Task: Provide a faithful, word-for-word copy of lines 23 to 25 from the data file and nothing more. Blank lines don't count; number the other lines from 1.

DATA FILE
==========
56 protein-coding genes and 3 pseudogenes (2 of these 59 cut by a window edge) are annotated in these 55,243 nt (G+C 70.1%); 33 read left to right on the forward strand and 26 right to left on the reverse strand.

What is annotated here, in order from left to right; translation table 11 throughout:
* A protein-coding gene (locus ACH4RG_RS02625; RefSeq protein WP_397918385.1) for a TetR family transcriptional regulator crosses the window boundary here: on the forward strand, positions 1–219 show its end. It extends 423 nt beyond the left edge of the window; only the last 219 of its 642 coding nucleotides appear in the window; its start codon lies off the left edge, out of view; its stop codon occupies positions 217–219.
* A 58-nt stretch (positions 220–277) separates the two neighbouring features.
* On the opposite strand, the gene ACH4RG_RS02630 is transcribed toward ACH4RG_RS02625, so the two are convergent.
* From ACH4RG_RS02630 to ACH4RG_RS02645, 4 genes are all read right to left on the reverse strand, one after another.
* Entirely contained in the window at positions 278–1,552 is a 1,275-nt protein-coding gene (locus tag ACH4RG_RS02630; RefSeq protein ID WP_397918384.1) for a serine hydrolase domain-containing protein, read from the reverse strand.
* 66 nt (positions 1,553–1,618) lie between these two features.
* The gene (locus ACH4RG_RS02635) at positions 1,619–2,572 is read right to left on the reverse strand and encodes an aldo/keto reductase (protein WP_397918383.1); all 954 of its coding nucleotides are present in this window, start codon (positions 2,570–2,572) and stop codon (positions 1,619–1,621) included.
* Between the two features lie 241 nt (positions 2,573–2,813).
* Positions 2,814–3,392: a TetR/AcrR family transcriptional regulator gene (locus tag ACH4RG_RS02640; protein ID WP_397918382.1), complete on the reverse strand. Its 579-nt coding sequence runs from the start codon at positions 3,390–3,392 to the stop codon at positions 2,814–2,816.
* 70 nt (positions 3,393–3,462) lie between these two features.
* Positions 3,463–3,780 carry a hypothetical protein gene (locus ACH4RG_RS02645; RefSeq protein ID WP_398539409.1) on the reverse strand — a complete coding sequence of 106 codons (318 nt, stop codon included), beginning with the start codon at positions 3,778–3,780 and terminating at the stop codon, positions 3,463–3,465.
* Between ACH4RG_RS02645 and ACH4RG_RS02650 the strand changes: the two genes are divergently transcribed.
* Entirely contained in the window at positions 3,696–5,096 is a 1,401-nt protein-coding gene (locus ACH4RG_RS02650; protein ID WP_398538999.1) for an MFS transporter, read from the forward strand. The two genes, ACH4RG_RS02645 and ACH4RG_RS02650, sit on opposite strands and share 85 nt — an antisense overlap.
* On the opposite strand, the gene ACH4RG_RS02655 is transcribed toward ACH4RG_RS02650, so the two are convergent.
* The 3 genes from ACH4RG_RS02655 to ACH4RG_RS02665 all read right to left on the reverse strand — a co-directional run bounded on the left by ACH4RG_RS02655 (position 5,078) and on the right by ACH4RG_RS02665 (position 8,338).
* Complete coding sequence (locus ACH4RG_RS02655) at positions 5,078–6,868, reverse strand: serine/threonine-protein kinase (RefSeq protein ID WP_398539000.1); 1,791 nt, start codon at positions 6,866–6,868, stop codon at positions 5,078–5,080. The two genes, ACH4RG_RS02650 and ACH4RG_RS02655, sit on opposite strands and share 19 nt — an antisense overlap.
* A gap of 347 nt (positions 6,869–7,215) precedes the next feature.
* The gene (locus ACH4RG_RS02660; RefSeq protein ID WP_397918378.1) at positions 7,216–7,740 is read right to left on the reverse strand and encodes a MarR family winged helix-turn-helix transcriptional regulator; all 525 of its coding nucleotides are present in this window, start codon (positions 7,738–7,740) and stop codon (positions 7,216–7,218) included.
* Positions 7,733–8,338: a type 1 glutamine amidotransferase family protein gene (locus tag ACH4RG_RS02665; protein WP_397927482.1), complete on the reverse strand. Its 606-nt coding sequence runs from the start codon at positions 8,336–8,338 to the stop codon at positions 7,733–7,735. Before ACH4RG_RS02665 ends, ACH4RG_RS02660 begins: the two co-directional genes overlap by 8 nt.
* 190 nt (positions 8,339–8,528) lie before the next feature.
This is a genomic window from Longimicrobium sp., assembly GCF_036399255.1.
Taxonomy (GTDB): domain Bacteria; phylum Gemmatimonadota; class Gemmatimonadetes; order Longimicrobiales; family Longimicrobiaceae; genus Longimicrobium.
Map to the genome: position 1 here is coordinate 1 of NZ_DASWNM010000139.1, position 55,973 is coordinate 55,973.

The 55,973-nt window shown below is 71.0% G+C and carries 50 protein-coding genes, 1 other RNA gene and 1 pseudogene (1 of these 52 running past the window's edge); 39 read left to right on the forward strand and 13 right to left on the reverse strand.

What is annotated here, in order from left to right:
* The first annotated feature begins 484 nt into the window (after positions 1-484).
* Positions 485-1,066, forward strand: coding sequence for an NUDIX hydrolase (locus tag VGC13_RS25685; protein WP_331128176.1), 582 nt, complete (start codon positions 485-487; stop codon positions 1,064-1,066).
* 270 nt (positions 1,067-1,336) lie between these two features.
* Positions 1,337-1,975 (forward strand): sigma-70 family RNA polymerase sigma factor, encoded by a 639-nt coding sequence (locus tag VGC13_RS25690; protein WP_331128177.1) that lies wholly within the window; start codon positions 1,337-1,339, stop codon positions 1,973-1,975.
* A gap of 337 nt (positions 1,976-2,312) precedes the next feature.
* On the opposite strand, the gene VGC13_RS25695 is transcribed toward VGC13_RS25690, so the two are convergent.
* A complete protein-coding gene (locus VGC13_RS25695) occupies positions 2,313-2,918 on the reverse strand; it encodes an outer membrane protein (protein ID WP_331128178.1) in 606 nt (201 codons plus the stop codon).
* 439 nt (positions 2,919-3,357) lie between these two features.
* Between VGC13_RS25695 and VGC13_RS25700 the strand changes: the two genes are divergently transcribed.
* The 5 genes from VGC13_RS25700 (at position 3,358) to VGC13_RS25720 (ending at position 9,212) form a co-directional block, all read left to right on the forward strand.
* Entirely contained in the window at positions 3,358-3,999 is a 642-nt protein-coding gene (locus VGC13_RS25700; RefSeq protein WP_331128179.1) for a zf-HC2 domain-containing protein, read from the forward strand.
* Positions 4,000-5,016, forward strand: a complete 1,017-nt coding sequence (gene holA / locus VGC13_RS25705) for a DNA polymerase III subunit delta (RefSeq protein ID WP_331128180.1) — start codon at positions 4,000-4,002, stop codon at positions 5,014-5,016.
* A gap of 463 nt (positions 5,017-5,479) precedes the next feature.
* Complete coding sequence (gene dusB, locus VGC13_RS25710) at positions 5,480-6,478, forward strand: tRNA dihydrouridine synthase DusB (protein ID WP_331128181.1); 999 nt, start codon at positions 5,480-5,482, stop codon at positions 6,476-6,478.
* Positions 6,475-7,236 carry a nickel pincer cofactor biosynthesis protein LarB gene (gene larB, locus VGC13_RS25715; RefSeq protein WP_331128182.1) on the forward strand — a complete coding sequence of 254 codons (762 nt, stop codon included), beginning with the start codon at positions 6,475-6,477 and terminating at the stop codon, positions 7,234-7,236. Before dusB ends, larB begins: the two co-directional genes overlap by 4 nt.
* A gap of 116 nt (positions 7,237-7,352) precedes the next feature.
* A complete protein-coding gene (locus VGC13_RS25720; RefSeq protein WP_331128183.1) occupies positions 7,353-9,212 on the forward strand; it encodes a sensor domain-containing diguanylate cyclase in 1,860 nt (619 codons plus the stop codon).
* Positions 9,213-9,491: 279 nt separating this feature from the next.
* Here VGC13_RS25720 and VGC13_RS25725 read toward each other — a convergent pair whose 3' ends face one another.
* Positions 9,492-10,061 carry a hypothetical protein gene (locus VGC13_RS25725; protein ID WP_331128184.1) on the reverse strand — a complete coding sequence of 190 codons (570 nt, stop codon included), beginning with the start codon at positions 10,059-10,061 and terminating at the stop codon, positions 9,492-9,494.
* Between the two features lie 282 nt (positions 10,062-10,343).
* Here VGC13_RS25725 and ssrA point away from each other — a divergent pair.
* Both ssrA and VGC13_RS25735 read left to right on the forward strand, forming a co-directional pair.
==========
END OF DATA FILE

This is a genomic window from Longimicrobium sp., assembly GCF_036399255.1.
Taxonomy (GTDB): domain Bacteria; phylum Gemmatimonadota; class Gemmatimonadetes; order Longimicrobiales; family Longimicrobiaceae; genus Longimicrobium.
Map to the genome: position 1 here is coordinate 1 of NZ_DASWNM010000139.1, position 55,973 is coordinate 55,973.